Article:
Have you ever seen an ibis? If you do, it is said to bring good luck, especially if you wear one of the bird’s feathers. Perhaps, this is just what we need for the New Year. Don’t you agree that Americans could use some good luck? My beautiful granddaughter was amazed the other day as she looked out of her window to see not one, but sixteen of these sacred birds. I hope one of them left a feather for good luck!

The ibis is related to the heron and stork family. White ibises are considered “wetland birds,” as they are found around water in marshes and other wetland areas. They are found foraging for small fish and crustaceans in shallow areas of water, even in yards or parks in Southern Florida. This bird is easily identifiable by its long, slender, curved bill and its reddish pink legs. It is “larger than a Cattle Egret, but smaller than a Great Egret.”

The white ibis is most commonly found in Florida, and the Caribbean, but their range includes Baja, California and south to the coasts of Mexico. They have even been found in Columbia and Venezuela. During non-breeding season, they may be seen in states outside their typical range of habitation, such as East Texas and north to Virginia.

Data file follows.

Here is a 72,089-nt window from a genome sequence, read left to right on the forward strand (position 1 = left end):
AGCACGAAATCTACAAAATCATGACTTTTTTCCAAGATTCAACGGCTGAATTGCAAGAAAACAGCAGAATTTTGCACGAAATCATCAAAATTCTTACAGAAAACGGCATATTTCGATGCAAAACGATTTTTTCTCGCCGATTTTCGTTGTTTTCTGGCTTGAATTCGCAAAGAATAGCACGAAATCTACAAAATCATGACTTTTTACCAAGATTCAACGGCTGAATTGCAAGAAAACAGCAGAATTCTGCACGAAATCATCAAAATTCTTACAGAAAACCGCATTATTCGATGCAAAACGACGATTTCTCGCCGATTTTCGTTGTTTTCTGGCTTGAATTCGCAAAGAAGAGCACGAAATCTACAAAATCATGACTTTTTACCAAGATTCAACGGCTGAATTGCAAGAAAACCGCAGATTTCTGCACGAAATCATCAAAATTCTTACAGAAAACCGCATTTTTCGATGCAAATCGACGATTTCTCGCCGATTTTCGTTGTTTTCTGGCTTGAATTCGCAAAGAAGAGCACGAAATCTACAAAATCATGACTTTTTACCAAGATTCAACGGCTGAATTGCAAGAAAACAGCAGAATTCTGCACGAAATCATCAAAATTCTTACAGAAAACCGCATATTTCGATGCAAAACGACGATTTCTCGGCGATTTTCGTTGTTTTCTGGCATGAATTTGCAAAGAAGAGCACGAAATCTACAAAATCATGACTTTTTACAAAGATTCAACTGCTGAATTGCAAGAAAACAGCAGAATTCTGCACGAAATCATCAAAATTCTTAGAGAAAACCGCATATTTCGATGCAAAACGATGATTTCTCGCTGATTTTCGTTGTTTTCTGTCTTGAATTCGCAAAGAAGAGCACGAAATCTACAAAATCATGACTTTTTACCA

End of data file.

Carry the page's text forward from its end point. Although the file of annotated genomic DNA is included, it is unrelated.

The American white ibis is largely monogamous, but the male, after mating with its monogamous partner, will sometimes mate with other females which ensures the success of maintaining its numbers. However, the human impact on male fertility is the result of a pollutant methylmercury, a known neurotoxin. Not only were males less fertile, but male to male copulation was increased by 55% as a result of this pollutant.

The ibis was revered by the ancient Egyptians as a symbol of the Moon god Thoth. Priests raised and sacrificed millions of ibises to their Moon god. Even the Pharaohs were buried with their sacred ibises to ensure entry into the afterlife. At the University of Miami, the ibis named Sebastian is their mascot. Sebastian became the official mascot in 1958 when a student wore an ibis suit and performed at a football game. However, there is a deeper meaning to selecting an ibis as a mascot. It is said in Native American folklore that the ibis, warning of danger, is the last to seek shelter prior to a hurricane and the first to emerge after it passes.

Therefore, the ibis is not only a bearer of good fortune, but can foretell danger as well. It is, indeed, a strange, even magical bird. May it bring us good luck in 2021!






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